A View From the Stands
By Aaron Stanley
The flip side of the months and months of mocks and pundit speculation before the annual NFL draft is looking back a few years later to see how well the most-hyped selections actually panned out.
In some ways, rating these picks post facto is just as subjective as trying to predict where players will go ahead of time. Talented players may flounder because they end up in the wrong system, while mediocre ones thrive because of better surroundings. Others have their development delayed because of injuries.
But under the current collective bargaining agreement between the NFL and its players’ association, we now have a handy metric for objectively rating whether a player was a bust or not.
It’s called the fifth-year option. Under the CBA, players drafted in the first round receive a guaranteed four year contract — the monetary value of which is pre-determined based on the actual slot of his selection.
Before the player’s fourth season, the team has the option to exercise an option for the fifth-year. If the team picks up the option, they effectively retain the player for two more years. If they do not, the player becomes a free agent at the conclusion of the fourth season.
This arrangement minimizes the financial risk teams incur from their first-round selections. The underlying logic is that a team will pick up a player’s option if he is good and will jettison him into free agency if he is a bust.
For example, the Vikings this week opted to retain DT Shariff Floyd and CB Xavier Rhodes for their fifth years, but declined for WR Cordarrelle Patterson. For Patterson, who is an extraordinary kick returner but can’t do anything else, this season will be an audition for a job in 2017.
Interestingly, after this week’s deadline, only 17 of the 32 first round selections in 2013 draft had their options exercised. While this doesn’t necessarily mean that the other 15 were busts, it does tell us that their drafting teams didn’t think highly enough of them to make keeping them around a priority.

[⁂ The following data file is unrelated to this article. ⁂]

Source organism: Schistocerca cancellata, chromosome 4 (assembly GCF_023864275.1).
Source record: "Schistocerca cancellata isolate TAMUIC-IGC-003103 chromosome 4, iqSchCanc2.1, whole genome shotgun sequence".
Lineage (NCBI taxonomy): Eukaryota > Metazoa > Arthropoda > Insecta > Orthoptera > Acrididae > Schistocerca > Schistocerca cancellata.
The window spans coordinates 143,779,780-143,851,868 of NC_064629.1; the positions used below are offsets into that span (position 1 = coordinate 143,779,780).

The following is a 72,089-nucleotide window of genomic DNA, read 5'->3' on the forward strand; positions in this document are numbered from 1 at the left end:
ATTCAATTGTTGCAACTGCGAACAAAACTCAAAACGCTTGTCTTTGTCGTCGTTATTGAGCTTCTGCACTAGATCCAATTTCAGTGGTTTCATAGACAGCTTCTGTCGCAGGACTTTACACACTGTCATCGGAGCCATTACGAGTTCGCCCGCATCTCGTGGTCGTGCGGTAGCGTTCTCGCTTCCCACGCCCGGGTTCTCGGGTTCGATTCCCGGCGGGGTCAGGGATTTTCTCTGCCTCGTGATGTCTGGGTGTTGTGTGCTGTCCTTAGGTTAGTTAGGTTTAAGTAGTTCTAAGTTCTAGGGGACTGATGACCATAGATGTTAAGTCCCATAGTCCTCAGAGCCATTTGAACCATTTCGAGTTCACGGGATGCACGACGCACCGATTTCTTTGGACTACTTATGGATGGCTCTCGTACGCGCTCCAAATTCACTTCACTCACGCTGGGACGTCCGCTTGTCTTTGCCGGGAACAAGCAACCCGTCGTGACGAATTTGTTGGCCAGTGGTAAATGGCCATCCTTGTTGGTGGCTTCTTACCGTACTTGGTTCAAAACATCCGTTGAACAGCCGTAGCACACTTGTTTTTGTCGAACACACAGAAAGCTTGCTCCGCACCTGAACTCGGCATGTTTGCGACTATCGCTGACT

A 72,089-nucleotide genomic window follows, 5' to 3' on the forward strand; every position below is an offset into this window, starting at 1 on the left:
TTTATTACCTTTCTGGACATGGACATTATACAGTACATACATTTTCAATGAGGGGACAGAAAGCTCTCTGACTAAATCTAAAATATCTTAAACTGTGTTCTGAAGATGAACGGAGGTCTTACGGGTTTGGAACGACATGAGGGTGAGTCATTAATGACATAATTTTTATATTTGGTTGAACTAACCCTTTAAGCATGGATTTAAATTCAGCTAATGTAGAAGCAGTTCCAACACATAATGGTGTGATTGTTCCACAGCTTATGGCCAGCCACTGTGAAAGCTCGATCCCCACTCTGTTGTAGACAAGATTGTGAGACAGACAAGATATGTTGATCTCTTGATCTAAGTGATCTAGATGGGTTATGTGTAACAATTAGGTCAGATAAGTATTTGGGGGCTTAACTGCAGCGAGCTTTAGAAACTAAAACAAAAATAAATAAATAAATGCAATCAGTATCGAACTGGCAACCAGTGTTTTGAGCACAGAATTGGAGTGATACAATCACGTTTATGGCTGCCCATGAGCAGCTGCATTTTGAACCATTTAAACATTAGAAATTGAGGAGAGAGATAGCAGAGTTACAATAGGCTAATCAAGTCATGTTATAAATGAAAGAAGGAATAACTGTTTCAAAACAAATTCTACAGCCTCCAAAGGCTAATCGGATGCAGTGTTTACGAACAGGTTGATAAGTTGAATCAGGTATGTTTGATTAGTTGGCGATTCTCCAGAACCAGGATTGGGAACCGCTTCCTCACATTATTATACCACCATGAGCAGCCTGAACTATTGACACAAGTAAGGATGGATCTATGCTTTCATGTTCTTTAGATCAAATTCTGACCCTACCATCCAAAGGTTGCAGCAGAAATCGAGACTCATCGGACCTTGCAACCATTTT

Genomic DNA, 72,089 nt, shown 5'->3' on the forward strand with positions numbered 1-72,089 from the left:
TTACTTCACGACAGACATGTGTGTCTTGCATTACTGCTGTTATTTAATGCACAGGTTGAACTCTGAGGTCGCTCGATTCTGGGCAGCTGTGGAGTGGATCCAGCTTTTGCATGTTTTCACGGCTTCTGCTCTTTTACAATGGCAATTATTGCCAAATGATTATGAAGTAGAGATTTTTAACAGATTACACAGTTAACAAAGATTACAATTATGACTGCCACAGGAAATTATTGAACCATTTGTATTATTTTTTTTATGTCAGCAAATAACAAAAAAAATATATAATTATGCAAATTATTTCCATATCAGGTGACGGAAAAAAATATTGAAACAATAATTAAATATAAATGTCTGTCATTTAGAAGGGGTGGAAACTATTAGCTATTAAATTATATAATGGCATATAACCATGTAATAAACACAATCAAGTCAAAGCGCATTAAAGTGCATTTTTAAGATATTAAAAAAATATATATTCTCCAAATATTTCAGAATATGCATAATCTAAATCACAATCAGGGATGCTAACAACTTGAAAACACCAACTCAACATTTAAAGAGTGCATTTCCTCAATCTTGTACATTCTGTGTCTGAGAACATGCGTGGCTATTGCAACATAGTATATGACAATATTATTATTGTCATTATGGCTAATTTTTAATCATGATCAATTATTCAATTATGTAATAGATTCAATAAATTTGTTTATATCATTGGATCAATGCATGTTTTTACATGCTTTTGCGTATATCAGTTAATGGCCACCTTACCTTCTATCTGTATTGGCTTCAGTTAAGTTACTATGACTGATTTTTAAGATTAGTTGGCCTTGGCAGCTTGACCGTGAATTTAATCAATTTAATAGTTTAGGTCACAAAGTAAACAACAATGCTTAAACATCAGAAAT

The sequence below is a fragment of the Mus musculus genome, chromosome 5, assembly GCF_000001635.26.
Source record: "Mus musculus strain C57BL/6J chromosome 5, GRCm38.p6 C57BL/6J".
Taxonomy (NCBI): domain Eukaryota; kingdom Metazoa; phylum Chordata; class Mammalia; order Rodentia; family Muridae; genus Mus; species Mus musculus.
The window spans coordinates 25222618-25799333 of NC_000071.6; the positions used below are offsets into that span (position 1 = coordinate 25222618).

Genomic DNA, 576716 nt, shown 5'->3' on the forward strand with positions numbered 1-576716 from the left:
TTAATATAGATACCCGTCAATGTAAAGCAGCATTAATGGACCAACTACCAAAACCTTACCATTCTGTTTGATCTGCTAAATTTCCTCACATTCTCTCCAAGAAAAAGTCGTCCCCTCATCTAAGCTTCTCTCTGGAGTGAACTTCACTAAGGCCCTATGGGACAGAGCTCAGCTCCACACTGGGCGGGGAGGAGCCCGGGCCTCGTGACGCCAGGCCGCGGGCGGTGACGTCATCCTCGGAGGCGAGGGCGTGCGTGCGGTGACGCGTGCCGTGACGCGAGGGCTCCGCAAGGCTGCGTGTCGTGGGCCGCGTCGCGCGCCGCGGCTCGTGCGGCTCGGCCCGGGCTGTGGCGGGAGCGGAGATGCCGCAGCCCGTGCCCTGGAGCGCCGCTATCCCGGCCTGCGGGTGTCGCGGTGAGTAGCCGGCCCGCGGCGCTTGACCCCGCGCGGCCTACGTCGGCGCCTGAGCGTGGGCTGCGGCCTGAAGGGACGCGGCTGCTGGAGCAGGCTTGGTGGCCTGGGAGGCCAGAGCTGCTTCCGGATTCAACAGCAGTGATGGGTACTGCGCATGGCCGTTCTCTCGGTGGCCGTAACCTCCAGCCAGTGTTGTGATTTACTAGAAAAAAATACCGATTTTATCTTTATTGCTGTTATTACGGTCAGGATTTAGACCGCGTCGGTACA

This structure is generally unfavorable to players as it does not guarantee them the fifth and most lucrative year of their deal. However, there is a silver lining in that it can allow players that get drafted by bad teams or who don’t fit a certain scheme an opportunity to exit before they hit the prime of their career.
Declining the fifth-year option can also be a way for teams to light a fire under a player who has been resting on his laurels for too long. For a player such as Patterson, who has the talent but hasn’t been able to put it together otherwise, this scenario could be the best thing that ever happened to him
Teams may also opt not to exercise the fifth-year option because they feel the player will be cheaper to resign after the fourth year than the fifth. Examples of this include Tampa Bay RB Doug Martin last season and Denver DT Sylvester Williams this year.
Nobody is writing these players off as busts, but Tampa was able to save money by resigning Martin to a new contract a year early, and Denver ostensibly plans on doing the same thing with Williams — who was a key part of their Super Bowl-winning defensive line.
While the players’ union may gripe about this as another way of the oligarchic team owners taking advantage of young draftees, on the whole it is a positive development because it lines up the incentives for players to be compensated based on their actual performance and value to the team.